Work does not have to mean nose to the grindstone forever.
Use the NewRetirement retirement calculator and see what happens to your retirement plan if you phase out of work or work part time or seasonally for 5-10 years.
3. Rethink Your Retirement Age: Is 75 is the New 65?
We are living much longer and much healthier lives. There is no reason to think that it is time to wind down when you turn 65.
You have probably envisioned retiring at around 65 for most of your life, but times have changed. Odds are that you are healthier than your parents were at this age. The data also suggests that you will live longer than them.
You should not retire at 65 simply because you reach that milestone. You should retire when you are ready and prepared for the next chapter of your life. Retire because you have something you want to do — not just because you want to stop working.
4. Rethink How Much You Need
Figuring out how much money you need for a secure retirement is a top priority if you are considering retirement. However, it is important to remember that this number does not need to be dependent on what you have been spending over the last 10 or 20 years of your life.
Retirement is a whole new chapter of your life. You can rethink where you live and what you spend money on. And, you can plan for different phases of retirement — with different spending levels for each phase.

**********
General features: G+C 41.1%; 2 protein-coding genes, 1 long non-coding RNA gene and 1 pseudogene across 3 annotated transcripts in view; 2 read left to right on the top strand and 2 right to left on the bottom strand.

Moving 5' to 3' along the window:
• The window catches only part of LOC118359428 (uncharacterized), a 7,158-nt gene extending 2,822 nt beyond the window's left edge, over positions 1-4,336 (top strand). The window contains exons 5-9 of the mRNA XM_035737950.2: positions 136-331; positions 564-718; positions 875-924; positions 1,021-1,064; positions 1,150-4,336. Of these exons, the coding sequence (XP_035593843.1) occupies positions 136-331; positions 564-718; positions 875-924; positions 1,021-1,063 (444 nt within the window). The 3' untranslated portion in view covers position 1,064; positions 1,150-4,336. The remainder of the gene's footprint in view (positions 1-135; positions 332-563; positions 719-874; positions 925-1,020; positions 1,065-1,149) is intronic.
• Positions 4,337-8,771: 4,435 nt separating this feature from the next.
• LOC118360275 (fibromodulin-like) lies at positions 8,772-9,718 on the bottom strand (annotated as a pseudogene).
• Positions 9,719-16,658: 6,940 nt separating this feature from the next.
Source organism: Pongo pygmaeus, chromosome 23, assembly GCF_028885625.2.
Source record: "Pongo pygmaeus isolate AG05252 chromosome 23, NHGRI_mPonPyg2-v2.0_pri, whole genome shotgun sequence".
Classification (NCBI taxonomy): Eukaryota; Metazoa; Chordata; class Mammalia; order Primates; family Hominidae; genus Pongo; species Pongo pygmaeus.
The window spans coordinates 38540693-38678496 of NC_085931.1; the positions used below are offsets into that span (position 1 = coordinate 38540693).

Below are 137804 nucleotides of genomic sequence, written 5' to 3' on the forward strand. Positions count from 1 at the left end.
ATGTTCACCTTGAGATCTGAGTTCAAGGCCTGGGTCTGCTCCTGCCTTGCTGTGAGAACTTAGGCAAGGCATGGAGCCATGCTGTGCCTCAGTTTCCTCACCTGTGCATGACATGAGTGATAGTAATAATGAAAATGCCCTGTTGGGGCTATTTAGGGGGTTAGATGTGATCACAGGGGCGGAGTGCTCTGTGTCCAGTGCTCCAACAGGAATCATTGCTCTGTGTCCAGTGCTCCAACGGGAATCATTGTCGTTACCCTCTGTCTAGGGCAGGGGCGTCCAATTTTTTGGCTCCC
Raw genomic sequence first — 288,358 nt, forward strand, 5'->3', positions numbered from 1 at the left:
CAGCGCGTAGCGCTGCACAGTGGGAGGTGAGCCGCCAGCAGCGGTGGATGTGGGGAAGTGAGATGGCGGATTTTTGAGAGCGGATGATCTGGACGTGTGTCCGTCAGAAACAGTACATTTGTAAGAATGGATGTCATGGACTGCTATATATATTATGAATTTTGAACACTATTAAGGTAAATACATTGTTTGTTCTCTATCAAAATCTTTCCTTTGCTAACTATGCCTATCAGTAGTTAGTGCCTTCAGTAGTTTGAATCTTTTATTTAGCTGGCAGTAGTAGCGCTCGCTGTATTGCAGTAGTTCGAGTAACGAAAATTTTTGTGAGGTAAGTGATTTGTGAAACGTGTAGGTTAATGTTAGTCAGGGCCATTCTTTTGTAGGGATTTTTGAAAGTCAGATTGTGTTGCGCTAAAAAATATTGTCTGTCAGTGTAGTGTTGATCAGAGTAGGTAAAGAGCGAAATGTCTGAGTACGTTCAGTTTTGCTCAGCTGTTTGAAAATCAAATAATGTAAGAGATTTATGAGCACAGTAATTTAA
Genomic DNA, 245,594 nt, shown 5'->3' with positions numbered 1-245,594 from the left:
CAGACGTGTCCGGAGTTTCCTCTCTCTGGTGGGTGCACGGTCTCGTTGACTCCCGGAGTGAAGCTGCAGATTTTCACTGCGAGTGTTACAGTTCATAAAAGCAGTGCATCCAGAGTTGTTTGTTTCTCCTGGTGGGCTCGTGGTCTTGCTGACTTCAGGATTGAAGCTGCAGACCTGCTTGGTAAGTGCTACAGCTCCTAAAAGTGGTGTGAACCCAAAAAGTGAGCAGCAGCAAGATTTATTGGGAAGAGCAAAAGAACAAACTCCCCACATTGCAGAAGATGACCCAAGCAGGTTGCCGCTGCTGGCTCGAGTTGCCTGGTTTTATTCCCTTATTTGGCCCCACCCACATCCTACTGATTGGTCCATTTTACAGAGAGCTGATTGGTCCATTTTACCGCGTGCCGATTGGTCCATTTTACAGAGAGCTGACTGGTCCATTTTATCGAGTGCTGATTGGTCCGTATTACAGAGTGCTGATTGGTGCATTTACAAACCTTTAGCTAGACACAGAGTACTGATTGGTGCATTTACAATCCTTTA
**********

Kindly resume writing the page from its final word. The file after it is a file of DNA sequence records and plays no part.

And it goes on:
The NewRetirement Retirement Planner let’s you set different spending levels for any time period you can imagine.
Rethinking your retirement budget can dramatically lower how much you need overall and make you feel better about your retirement prospects.
5. Rethink Assets — You Have Your Home Equity
When people talk about how much you need for retirement, they are usually talking about how much you should have saved and how that money is invested.
However, the greatest source of wealth for most retirees is in your home. Your home is likely worth more than all of your savings combined.
So, what if you downsize or get a reverse mortgage and use some of your home equity to help fund retirement?
The NewRetirement Planner lets you model these scenarios. After setting up your plan, you can see where you stand and try out different ideas for improving your retirement finances. See how all aspects of your plan are impacted if you decide to — for example — downsize and can release $100,000 in equity.
6. Rethink Retirement Planning — You Can Do It
No matter who you are or how much you have saved, it is worthwhile to document a detailed retirement plan. While most people hear retirement plan and think 401ks and IRAs, retirement planning means a lot more than just having a savings account.
Retirement planning includes thinking about budgets when you will start Social Security, what kind of supplemental Medicare coverage you will carry, where you will live, whether or not you’ll use home equity, if you will work during retirement, potential inflation rates, investment returns and much more…
Planning does not need to be scary or complicated. TheNewRetirement Planner makes it easy. Take two minutes to enter some initial information, then see where you stand today. Next, start adding more details and changing some of your information. Discover meaningful ways you can improve your retirement finances.